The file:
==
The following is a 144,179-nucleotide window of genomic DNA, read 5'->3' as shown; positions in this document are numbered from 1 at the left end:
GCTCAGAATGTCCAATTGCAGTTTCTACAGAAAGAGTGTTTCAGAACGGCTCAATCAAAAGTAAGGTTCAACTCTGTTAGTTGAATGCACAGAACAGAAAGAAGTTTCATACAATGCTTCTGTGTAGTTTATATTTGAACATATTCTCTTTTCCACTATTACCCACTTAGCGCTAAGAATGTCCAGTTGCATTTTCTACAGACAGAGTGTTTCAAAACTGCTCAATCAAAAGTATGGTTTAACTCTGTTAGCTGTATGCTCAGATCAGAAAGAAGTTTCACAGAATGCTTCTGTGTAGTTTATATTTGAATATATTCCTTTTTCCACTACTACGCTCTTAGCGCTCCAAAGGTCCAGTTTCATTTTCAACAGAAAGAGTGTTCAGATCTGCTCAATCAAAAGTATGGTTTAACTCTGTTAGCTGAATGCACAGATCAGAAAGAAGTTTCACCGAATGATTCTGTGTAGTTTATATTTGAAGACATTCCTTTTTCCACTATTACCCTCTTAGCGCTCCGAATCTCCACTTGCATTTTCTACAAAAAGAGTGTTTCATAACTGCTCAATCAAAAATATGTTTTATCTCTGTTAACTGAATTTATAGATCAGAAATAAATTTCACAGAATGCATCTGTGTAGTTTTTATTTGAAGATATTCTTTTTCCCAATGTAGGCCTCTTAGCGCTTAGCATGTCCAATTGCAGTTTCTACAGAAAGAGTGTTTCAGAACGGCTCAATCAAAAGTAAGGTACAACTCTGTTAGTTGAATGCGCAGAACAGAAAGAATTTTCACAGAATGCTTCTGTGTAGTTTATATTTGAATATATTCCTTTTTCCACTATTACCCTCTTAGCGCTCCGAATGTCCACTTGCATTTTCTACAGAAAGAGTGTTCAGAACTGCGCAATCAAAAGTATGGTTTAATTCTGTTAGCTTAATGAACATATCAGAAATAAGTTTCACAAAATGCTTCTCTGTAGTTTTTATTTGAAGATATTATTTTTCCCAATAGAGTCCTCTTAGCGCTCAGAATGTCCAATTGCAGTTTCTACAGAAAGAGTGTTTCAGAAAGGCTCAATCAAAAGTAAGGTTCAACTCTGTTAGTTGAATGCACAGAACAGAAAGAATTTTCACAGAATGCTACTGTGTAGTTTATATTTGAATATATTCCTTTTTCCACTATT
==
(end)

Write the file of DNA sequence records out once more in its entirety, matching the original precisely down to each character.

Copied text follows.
The following is a 144,179-nucleotide window of genomic DNA, read 5'->3' as shown; positions in this document are numbered from 1 at the left end:
GCTCAGAATGTCCAATTGCAGTTTCTACAGAAAGAGTGTTTCAGAACGGCTCAATCAAAAGTAAGGTTCAACTCTGTTAGTTGAATGCACAGAACAGAAAGAAGTTTCATACAATGCTTCTGTGTAGTTTATATTTGAACATATTCTCTTTTCCACTATTACCCACTTAGCGCTAAGAATGTCCAGTTGCATTTTCTACAGACAGAGTGTTTCAAAACTGCTCAATCAAAAGTATGGTTTAACTCTGTTAGCTGTATGCTCAGATCAGAAAGAAGTTTCACAGAATGCTTCTGTGTAGTTTATATTTGAATATATTCCTTTTTCCACTACTACGCTCTTAGCGCTCCAAAGGTCCAGTTTCATTTTCAACAGAAAGAGTGTTCAGATCTGCTCAATCAAAAGTATGGTTTAACTCTGTTAGCTGAATGCACAGATCAGAAAGAAGTTTCACCGAATGATTCTGTGTAGTTTATATTTGAAGACATTCCTTTTTCCACTATTACCCTCTTAGCGCTCCGAATCTCCACTTGCATTTTCTACAAAAAGAGTGTTTCATAACTGCTCAATCAAAAATATGTTTTATCTCTGTTAACTGAATTTATAGATCAGAAATAAATTTCACAGAATGCATCTGTGTAGTTTTTATTTGAAGATATTCTTTTTCCCAATGTAGGCCTCTTAGCGCTTAGCATGTCCAATTGCAGTTTCTACAGAAAGAGTGTTTCAGAACGGCTCAATCAAAAGTAAGGTACAACTCTGTTAGTTGAATGCGCAGAACAGAAAGAATTTTCACAGAATGCTTCTGTGTAGTTTATATTTGAATATATTCCTTTTTCCACTATTACCCTCTTAGCGCTCCGAATGTCCACTTGCATTTTCTACAGAAAGAGTGTTCAGAACTGCGCAATCAAAAGTATGGTTTAATTCTGTTAGCTTAATGAACATATCAGAAATAAGTTTCACAAAATGCTTCTCTGTAGTTTTTATTTGAAGATATTATTTTTCCCAATAGAGTCCTCTTAGCGCTCAGAATGTCCAATTGCAGTTTCTACAGAAAGAGTGTTTCAGAAAGGCTCAATCAAAAGTAAGGTTCAACTCTGTTAGTTGAATGCACAGAACAGAAAGAATTTTCACAGAATGCTACTGTGTAGTTTATATTTGAATATATTCCTTTTTCCACTATT